The new literature was fundamentally population-centric, putting the struggle for normative support ahead of body counts in counterterrorism operations, or spectacular kinetic exercises which could have adverse unintended consequences.14 COIN did not lead to the creation of the PRTs, but the advent of this new literature on counterinsurgency provided a coherent underpinning for the kind of endeavours on which the PRTs were focused: bringing civilian and military actors together to work for the common good of the local population whose goodwill would determine whether state authorities would succeed or not. In a practical sense, the broad issue of engagement between military and civilian actors is by no means a new one, but it is one which has taken distinctive turns at various points.15 Civilians and warfare intersect in three quite striking ways. First, civilians typically populate the landscape on which armed conflict occurs, and a core thrust of one strand of international humanitarian law (the so-called ‘Law of Geneva’) is concerned with the protection of, or minimisation of harm to, those who as either civilians or prisoners of war are hors de combat – as well as with the protection of cultural property and assets of no military significance.16 Second, if, as Clausewitz suggested, war is an instrument of policy,17 then winning the support of civilians (or at least ensuring that the way in which war is fought does not lose their support) may be crucially important. This is sometimes embodied in Sir Gerald Templer’s reference during the Malayan Emergency to the importance of a ‘hearts and minds’ strategy when dealing with the locals, something which has resonated in COIN doctrine. Third, endemic armed conflict may intersect either with humanitarian emergencies or situations in which development needs are overwhelming, bringing into the theatre of operations a range of developmental and humanitarian actors with their own objectives and ways of doing things, and their own conceptions of how best to help vulnerable civilians.18 There are thus a range of civilians with whom the military may find it necessary or important to interact. One group comprises the civilian population of a country, trying to survive in very trying circumstances. Another comprises the civilian government of a country, often trying simultaneously to boost its sovereignty, and impose its own development priorities. Another comprises civilian actors – of either foreign or local origin – from NGOs, international organisations, or even from different state agencies in the country from which a given military contingent may come. All this suggests that sweeping generalisations about ‘civil-military cooperation’ (CIMIC) are likely to require considerable disaggregation. But beyond this lies another problem. Field experience has often shown that relations on the ground are not necessarily cooperative in any strong sense of the term. Even groups that relate congenially are likely to be doing their own things in their own ways, and not operating conjointly. Faced with this problem, other terminologies have surfaced, such as civil-military interaction, civil-military engagement, or civil-military responsibilities. These capture the reality that civil and military actors are themselves complex and diverse; that they may not agree on desirable end-states; and even if they do, they can still differ on the question of what means should be employed to pursue those ends.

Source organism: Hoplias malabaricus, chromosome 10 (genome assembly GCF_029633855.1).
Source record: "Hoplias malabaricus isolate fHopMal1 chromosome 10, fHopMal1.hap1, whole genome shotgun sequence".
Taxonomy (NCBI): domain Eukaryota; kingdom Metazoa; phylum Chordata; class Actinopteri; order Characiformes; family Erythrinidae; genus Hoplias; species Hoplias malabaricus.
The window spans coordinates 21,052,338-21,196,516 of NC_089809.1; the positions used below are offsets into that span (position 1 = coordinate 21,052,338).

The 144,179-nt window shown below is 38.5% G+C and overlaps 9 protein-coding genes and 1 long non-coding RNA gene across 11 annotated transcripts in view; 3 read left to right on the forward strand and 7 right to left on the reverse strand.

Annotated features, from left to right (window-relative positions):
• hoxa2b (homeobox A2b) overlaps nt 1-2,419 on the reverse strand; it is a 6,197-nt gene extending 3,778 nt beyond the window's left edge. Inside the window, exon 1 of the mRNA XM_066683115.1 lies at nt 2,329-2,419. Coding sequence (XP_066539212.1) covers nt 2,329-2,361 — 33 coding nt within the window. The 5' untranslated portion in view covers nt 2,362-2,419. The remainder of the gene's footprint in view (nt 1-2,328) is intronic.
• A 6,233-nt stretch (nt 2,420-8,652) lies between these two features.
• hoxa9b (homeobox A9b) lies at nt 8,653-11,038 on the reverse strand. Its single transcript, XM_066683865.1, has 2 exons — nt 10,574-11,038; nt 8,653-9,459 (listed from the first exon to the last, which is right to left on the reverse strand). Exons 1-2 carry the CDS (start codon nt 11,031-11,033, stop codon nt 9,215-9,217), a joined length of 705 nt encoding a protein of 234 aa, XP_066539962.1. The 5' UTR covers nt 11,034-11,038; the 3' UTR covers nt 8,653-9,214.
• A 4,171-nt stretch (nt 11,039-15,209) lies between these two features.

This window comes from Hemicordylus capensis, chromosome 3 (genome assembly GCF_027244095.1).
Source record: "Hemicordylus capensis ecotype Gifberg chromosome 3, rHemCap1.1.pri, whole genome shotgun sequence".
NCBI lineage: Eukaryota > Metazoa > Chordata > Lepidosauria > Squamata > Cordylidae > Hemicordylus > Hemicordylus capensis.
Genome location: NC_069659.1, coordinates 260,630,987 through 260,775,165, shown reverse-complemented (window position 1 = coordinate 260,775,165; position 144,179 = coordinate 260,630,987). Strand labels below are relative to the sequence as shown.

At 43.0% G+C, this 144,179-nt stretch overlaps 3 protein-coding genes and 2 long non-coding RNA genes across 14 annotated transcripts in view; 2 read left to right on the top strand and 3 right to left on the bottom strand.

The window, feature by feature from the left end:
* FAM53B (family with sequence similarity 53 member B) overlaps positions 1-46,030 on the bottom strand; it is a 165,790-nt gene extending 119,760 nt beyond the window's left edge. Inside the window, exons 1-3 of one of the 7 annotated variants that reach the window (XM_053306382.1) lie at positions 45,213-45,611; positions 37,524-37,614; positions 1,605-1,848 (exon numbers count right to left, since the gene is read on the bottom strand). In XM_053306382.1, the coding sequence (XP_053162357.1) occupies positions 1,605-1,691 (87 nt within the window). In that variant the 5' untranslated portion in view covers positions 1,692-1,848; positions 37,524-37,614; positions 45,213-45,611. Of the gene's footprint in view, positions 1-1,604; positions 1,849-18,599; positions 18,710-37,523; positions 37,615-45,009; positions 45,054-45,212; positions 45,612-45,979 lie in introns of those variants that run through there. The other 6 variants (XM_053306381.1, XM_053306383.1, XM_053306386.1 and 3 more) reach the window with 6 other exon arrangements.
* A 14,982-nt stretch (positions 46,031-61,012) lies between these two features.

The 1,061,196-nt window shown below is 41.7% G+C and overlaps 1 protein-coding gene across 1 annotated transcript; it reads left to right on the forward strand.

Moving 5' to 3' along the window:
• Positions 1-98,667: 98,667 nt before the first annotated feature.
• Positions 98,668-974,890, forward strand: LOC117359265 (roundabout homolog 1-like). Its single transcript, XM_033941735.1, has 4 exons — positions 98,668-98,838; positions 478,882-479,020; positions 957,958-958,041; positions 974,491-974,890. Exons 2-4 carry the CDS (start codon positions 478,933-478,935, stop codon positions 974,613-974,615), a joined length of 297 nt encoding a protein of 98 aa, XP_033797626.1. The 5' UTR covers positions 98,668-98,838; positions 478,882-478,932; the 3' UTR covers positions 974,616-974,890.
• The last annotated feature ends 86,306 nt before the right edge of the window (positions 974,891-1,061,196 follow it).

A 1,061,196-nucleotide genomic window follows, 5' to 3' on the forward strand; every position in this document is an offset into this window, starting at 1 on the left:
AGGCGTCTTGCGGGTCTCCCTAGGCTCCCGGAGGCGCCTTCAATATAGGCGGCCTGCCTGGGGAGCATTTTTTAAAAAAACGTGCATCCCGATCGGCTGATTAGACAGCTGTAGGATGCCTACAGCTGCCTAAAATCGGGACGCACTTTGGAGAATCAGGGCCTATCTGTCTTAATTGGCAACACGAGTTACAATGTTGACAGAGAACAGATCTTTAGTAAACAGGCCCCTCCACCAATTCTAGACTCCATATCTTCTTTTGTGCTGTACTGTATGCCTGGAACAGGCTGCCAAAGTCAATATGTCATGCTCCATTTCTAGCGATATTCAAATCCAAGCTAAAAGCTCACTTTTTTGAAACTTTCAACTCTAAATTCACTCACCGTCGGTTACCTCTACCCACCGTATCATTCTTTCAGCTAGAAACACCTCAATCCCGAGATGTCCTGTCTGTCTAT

|Title of host publication||Reconstructing Afghanistan: Civil-Military Experiences in Comparative Perspective|
|Editors||William Maley, Susanne Schmeidl|
|Place of Publication||Abingdon and New York|
|Publication status||Published - 2015|